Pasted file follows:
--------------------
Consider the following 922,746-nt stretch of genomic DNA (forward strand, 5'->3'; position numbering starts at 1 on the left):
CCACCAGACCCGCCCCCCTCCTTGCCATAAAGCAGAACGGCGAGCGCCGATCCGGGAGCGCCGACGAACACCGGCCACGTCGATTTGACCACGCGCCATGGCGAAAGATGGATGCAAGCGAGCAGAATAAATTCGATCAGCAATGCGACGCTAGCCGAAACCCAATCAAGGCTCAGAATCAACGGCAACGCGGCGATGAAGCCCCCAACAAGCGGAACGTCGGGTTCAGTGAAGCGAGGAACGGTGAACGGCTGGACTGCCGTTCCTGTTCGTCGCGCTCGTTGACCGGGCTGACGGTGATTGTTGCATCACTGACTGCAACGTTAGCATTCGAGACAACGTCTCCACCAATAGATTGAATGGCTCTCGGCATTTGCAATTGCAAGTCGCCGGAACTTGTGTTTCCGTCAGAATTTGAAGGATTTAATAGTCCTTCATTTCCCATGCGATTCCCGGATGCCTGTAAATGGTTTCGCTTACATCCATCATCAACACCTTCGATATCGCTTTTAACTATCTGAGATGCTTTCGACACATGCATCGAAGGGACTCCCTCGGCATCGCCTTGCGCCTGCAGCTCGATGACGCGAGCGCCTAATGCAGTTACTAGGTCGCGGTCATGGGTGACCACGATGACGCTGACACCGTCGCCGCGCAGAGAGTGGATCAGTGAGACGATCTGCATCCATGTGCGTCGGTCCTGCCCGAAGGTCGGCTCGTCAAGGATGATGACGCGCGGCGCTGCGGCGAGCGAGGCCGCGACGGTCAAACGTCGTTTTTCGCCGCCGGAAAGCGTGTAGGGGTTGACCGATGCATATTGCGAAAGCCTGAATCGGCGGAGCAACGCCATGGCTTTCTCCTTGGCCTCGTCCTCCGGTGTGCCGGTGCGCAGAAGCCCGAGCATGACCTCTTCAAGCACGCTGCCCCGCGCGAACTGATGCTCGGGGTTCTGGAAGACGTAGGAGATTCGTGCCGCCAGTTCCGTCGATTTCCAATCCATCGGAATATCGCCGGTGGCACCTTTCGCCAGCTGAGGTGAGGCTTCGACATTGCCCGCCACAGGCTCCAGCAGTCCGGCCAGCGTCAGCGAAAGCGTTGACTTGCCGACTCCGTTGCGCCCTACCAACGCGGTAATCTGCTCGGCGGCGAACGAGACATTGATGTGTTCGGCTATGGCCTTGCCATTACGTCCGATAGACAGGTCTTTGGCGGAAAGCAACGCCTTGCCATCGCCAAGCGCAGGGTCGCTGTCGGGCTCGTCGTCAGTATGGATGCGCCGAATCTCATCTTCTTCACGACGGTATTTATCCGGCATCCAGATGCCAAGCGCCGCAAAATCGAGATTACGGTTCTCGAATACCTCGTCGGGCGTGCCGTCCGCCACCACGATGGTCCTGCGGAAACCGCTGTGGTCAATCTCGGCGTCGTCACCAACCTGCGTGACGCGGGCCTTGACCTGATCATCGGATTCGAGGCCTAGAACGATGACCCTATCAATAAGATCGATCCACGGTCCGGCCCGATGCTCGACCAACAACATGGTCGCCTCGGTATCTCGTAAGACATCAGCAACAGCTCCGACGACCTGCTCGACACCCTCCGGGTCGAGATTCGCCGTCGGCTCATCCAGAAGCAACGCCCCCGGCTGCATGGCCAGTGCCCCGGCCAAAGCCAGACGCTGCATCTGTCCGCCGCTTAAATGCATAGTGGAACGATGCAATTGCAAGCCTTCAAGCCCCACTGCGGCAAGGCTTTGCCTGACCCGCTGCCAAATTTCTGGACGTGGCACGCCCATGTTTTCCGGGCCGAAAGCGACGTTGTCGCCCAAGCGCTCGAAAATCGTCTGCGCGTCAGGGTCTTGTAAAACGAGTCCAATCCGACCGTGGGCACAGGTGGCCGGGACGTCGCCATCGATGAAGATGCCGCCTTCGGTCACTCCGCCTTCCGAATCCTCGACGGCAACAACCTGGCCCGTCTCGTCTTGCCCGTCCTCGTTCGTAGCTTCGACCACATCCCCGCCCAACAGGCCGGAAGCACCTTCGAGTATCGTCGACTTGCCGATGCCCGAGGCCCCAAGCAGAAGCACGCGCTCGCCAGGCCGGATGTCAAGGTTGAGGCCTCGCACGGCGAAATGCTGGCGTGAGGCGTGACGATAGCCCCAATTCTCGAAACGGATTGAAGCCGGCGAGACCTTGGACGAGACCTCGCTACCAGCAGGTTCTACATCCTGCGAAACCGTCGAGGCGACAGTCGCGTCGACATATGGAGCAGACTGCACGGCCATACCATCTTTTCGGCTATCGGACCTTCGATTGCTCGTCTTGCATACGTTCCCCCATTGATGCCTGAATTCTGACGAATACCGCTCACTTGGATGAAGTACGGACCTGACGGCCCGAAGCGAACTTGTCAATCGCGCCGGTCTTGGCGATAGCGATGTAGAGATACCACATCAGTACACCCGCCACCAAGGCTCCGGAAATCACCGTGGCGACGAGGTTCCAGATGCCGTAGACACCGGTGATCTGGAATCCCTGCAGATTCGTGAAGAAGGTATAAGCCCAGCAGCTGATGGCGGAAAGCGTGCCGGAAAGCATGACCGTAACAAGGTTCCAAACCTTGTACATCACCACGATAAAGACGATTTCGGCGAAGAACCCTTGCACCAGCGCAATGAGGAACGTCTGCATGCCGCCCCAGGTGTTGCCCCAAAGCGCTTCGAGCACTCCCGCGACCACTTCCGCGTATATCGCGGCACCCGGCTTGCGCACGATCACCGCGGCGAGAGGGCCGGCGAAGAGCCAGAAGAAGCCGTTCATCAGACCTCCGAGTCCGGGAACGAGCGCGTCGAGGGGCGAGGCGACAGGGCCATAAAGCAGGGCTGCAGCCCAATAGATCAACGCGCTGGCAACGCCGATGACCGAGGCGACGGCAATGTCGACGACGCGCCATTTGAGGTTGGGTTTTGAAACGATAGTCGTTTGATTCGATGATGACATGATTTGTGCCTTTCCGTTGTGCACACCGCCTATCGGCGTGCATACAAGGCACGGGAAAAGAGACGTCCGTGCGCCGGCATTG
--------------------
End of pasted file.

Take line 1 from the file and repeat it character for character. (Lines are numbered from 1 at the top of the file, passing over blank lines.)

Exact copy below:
Consider the following 922,746-nt stretch of genomic DNA (forward strand, 5'->3'; position numbering starts at 1 on the left):